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Anti-gun propaganda from the media.

"America's major television networks, its dominant newspapers and its national news magazines are obviously, overwhelmingly anti-gun."

I assure you that I am not going to claim the above statement to be an original observation on my part. Anyone concerned about protecting our right to keep and bear arms has long moaned and groaned over the mass media's unrelenting anti-gun bias.

In an earlier article for Guns & Ammo I looked at the true source of gun hatred, the liberal academic elitists in our colleges and universities. I briefy examined those areas in society where the academic elitists have gained their greatest influence (education, religion, the justice system and the media). In that article I only mentioned the media because this critically important and influential profession is so completely dominated by elitists that it must be examined separately so that its awesome threat to America's gun owners can be appreciated.

In this article I want to explain how so many of todayhs journalists, newscasters, editors etc. came to be anti-gun. I will also explore some of the overt and subtle techniques used by those in the media to eventually sway public opinion against gun ownership and also what we as gun owners can do to fight this media goliath.

Things have changed. In the past the way to enter most professions was to start at the very bottom. You would then work your way up and into your chosen field over many years, gaining experience and responsibilities along the way. The attitudes, biases and points of view that you developed during this process came from many sources: your community, the region of the country where you lived, your faith and--above all-the more experienced co-workers who were fashioning you into a professional.

A would-be journalist of years past most likely would have, while still in his teens, entered his profession as a copyboy. (Yes, I mean copyboy; remember this way many years ago, long before the academic elitists learned how to clone copypersons). The rest of this scenario you can well imagine. It's like the stories that your grandfather may have told you about how he got his start. Remember, however, what worked for grandpa will most likely not work for you today; things have changed, especially in journalism.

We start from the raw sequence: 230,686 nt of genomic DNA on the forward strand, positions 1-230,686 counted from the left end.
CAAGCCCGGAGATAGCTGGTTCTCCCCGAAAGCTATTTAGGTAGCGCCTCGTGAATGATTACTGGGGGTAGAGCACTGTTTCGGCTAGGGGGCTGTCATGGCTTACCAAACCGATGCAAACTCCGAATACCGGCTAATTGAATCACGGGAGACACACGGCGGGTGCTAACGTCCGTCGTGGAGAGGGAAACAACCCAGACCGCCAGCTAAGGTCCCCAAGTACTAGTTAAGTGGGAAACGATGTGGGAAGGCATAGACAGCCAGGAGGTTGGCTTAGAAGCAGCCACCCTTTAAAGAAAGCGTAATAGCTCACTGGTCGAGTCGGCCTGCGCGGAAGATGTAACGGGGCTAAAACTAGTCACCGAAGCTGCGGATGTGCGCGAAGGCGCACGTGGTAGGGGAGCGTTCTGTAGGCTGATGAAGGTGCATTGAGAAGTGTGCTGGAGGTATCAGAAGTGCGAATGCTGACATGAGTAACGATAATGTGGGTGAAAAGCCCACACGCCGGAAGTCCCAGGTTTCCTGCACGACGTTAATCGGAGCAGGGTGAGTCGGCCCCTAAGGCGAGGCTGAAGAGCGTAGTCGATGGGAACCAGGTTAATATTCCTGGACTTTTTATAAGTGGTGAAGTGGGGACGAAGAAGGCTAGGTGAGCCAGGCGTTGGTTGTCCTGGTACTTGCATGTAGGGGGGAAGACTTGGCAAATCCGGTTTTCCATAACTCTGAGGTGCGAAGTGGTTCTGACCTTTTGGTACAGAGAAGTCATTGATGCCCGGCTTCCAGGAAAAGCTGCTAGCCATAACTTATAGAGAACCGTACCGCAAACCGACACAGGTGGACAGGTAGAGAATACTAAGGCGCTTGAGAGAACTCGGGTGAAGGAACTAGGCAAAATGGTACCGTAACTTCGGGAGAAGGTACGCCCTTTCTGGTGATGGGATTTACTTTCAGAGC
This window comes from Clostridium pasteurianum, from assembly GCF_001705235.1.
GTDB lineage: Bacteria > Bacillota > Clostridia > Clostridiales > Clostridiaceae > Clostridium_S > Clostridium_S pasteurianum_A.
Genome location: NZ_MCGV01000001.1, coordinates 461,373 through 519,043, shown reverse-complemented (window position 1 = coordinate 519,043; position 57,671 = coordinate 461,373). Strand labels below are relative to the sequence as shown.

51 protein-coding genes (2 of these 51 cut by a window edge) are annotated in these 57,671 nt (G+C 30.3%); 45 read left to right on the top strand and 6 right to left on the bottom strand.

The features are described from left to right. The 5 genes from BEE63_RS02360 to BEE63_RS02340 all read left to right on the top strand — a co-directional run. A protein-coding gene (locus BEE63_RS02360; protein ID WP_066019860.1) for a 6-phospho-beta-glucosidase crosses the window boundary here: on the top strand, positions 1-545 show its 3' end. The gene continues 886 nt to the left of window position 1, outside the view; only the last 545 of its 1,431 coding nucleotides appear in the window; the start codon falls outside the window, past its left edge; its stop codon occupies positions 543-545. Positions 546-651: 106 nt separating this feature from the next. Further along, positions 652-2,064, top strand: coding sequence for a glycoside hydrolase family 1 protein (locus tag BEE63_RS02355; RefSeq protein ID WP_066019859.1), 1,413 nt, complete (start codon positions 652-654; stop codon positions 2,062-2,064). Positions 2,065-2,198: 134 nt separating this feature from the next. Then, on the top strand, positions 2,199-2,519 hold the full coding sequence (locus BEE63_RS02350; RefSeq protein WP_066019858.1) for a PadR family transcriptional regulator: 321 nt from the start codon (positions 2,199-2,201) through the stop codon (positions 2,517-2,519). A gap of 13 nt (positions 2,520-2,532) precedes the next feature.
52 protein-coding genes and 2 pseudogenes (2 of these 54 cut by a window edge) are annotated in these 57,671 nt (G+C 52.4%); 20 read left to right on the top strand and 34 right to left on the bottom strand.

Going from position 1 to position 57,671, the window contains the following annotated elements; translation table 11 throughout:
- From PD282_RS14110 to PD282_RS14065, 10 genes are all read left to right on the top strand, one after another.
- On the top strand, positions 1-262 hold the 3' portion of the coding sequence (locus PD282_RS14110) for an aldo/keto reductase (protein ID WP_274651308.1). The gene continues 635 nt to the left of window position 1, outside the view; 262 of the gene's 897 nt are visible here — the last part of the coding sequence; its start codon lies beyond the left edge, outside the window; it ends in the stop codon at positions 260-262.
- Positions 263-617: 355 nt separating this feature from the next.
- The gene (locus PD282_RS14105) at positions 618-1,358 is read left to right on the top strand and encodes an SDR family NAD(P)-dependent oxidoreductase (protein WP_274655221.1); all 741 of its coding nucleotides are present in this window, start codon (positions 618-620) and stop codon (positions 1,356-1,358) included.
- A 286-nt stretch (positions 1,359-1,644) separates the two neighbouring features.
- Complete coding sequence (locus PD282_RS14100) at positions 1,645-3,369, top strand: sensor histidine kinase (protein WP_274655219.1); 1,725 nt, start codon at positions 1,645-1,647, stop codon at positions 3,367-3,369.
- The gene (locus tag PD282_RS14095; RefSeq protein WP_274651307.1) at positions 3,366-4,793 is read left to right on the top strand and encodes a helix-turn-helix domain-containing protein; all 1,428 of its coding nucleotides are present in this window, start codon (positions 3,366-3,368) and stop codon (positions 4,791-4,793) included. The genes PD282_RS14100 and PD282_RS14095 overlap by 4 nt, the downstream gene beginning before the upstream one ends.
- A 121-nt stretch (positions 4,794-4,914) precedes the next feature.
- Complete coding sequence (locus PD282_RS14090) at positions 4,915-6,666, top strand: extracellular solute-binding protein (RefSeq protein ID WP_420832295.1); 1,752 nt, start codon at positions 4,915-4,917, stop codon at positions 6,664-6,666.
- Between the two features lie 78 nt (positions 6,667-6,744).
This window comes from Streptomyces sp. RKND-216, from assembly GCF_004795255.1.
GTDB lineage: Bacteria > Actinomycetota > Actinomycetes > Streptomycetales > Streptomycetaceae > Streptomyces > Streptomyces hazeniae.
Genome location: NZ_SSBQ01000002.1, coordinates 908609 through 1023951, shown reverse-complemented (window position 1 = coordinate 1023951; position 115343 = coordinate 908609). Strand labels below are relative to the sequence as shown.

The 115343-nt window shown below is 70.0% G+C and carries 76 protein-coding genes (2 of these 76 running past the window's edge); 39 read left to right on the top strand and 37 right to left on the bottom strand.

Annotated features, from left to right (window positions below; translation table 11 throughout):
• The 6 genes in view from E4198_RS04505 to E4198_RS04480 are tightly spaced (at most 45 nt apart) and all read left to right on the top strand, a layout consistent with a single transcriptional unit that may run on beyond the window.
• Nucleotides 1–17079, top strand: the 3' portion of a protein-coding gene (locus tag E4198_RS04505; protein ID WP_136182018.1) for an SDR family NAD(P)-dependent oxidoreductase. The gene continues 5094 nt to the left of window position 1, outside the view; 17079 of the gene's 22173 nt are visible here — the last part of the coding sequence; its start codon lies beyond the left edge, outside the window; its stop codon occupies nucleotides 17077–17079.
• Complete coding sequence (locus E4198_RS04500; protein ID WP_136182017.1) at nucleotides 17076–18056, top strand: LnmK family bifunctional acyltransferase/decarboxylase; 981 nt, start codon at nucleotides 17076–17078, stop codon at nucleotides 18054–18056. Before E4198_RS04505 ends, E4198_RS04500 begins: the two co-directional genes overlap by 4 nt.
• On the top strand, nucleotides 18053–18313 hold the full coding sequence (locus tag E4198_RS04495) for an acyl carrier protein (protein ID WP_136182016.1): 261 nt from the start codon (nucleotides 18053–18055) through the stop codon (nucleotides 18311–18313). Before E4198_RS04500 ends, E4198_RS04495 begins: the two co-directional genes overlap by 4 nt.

Would you like the prestige of being a reporter at some newspaper or TV station? Fine, where is your degree? Forget how grandpa did it, today you must assimilate the wisdom of the ages in four years (not counting summer vacations) at some college or university before you can become a full-fledged journalist. If you do have such a degree, with a major in journalism and a minor in art history, congratulations, you can now begin your career as a journalist. Just think, because of the wonders of modern higher education you-at the age of 22 or 23-have reached a point that took grandpa much longer to achieve. Well, it's understandable, all grandpa had to work with was an accumulating body of both professional and life experiences.

If a journalist's only background (prior to entering the profession) is the university campus, then where else is he going to go to find his opinions? Since the academic community is the most anti-gun collection of fanatics in the cosmos, a young journalist's attitude towards firearms is more than likely going to be negative. Remember that during the past two decades the electronic media, in particular, has exploded all over the country. What with satellites, cable and a seemingly insatiable appetite on the part of most Americans for vegetating in front of the glowing box, the need for more newscasters, reporters and writers has been great. Our campuses have been quick to answer the call be burping out so-called journalists at a rate actually in excess of the media's needs. No time for seasoned experience here, if he or she is willing to style their hair and then be taught to use a blow dryer, then switch on the camera so we can all lean back and watch them read.

If you think that you have detected a note of contempt in my writing thus far, be assured that you are correct. I am very contemptuous of the media whenever it attacks the Second Amendment. I have found it impossible to look upon the media as something like the loyal opposition with a sincere but differing point of view. How can you muster any respect for a group of people who absolutely refuse to examine any attitude other than the one they already possess, especially when most journalists would like you to believe that they are objective and impartial. It is particularly amazing that these supposedly highly educated guardians of the First Amendment continue to rely on their combined monumental ignorance about firearms, firearms law and the growing mountain of authoritative evidence that shows gun control can do nothing more than fulfill the Big Brother aspirations of the elitists in the media and our academic institutions.